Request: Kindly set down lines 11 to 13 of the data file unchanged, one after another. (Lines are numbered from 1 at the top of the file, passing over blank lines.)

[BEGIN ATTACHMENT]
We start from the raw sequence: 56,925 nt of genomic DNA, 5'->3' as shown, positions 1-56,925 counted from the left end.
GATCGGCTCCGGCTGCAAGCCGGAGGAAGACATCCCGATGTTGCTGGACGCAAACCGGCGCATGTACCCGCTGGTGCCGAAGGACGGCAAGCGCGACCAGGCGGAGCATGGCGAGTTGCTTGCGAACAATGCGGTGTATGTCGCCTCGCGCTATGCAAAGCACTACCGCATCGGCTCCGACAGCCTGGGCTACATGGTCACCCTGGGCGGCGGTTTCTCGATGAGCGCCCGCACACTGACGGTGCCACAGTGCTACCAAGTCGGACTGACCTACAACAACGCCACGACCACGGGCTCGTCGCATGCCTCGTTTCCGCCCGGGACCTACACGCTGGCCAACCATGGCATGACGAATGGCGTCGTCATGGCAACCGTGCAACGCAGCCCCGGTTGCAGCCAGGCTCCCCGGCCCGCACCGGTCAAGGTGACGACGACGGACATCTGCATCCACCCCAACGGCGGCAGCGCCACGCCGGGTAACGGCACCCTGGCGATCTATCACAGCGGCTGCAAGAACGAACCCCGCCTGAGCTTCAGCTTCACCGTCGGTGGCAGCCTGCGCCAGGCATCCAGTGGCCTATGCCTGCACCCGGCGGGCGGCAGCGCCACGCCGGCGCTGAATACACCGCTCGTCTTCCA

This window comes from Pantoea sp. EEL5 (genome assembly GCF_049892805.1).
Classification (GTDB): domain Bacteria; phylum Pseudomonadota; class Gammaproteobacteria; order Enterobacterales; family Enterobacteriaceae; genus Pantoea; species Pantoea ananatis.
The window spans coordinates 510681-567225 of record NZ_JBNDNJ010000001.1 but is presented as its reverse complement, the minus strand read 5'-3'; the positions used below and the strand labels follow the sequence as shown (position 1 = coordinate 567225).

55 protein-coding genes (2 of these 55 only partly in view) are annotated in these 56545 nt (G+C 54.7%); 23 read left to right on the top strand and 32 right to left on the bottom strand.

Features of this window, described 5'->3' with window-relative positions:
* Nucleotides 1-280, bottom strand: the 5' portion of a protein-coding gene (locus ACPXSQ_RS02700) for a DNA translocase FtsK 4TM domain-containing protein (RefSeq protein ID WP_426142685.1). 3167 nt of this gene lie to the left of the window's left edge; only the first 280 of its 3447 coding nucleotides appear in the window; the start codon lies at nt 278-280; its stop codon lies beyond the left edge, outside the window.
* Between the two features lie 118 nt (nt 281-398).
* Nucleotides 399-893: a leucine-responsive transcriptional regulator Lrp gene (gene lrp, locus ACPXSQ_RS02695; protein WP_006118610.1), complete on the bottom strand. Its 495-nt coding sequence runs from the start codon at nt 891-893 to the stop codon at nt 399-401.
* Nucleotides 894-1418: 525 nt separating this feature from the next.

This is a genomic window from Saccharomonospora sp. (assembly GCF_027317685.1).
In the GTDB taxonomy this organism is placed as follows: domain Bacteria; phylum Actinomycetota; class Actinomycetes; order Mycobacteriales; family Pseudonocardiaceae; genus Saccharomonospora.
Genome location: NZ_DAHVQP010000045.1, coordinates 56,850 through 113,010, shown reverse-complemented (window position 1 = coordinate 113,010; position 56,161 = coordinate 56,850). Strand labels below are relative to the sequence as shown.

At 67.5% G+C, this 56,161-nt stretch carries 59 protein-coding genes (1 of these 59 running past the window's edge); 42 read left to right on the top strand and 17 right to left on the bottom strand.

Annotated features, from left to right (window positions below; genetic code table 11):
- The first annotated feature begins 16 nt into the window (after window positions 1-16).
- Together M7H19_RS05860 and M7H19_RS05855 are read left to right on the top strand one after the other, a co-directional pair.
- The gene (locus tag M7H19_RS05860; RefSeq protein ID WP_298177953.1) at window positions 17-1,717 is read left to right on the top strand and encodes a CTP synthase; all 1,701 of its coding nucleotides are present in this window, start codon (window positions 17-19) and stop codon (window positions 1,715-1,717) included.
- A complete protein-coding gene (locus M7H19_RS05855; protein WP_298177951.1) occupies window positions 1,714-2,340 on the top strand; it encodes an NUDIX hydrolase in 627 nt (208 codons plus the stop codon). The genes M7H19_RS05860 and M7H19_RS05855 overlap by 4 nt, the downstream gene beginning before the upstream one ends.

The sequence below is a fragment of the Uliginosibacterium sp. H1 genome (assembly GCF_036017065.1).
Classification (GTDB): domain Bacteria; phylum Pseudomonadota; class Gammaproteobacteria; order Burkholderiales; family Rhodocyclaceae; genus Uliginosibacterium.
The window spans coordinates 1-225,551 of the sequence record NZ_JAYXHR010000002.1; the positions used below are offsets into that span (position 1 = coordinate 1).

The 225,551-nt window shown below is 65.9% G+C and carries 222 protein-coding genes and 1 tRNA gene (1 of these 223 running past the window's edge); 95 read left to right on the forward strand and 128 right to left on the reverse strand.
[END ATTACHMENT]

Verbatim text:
* Nucleotides 894-1418: 525 nt separating this feature from the next.

This is a genomic window from Saccharomonospora sp. (assembly GCF_027317685.1).
In the GTDB taxonomy this organism is placed as follows: domain Bacteria; phylum Actinomycetota; class Actinomycetes; order Mycobacteriales; family Pseudonocardiaceae; genus Saccharomonospora.